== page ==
Pacific Command’s debut release from young production outfit Senate is a percussion-led stomper, set to rattle the halls and chambers of clubs worldwide. Gangstalker demonstrates that these Aussies have educated themselves in Berlin’s darkest art, succeeding in supplying the hypnotic, rhythmic thump treasured in Europe’s techno pockets.
With a restless baseline from the get-go, the original mix of Senate is a nightclub essential, lulling only to swiftly reintroduce its stomp. As it progresses, the dancefloor shapes are bound to grow more intricate as its Regis-style, heavy beats could hold down Berlin nightclubs with ease. Whipping house synths that sit atop of their industrial, echoing sound, the duo maintain a darkness topped with a stylish groove. Not for the faint-hearted.
The Wardrum Call to Arms Mix tones down the industrial into a finer jungle sound, with dulled synths and horns that make the track more accessible listening to the not-so-techo-friendly ear; it is easier to get away with playing it in a more comfortable environment, say at 2pm sat on your sofa with a cuppa. Experimental and engaging yet with a chilling air-raid horn section, its ambient and relaxing sound provides a more unpredictable listen than its original mix. There’s a limitless potential for this tracks location, so many times when it could and should be played.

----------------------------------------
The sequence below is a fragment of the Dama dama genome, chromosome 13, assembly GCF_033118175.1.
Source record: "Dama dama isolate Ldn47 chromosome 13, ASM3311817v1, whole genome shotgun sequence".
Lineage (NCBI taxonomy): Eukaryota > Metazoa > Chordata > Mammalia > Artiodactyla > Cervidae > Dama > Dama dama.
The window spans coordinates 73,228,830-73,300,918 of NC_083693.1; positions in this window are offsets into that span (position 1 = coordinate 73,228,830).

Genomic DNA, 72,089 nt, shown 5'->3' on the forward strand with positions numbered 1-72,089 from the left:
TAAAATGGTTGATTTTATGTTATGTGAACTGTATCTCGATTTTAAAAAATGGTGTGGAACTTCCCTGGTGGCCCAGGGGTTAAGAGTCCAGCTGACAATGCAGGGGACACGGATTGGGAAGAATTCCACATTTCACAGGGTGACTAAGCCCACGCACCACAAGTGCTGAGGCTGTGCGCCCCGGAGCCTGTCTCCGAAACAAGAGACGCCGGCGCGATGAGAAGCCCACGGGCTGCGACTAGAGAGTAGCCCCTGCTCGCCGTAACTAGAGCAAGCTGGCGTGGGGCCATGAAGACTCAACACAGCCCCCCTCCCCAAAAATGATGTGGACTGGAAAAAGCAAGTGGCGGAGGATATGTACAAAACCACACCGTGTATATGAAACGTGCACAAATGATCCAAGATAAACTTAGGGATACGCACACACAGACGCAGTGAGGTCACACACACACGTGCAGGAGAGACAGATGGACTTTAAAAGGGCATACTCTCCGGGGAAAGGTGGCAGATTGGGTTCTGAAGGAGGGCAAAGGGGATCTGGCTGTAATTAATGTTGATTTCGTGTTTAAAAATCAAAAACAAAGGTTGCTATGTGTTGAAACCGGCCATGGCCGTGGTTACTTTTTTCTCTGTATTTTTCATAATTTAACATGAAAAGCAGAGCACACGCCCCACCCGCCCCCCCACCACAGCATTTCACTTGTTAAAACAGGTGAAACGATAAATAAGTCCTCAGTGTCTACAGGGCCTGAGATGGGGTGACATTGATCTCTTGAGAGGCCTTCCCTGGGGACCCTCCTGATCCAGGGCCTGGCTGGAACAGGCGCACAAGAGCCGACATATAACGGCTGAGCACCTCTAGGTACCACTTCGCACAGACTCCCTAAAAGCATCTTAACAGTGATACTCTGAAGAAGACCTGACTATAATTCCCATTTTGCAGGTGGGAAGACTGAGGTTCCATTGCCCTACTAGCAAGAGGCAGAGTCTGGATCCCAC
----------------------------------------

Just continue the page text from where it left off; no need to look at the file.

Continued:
The Perth duo return to heavier percussion on the B-side with Kirshce. Its broken form becomes a musical conversation, growing with excitement and anticipation to a rewarding bassline that lightly punches to accommodate the synths, rattles and snares. Such a style allows the ten-minute cut to draw out slowly without losing the listener’s interest, yet a six minute edit may give it an even stronger punch and a possible higher play count.
As far as first releases go, Gangstalker throws down the gauntlet as a sensational release rich with ability, a three-song-strong EP suitable for a variety of sets - but the darker, the better. We’re itching to see where the Pacific Command team can take us next.
Words: Tai Kolade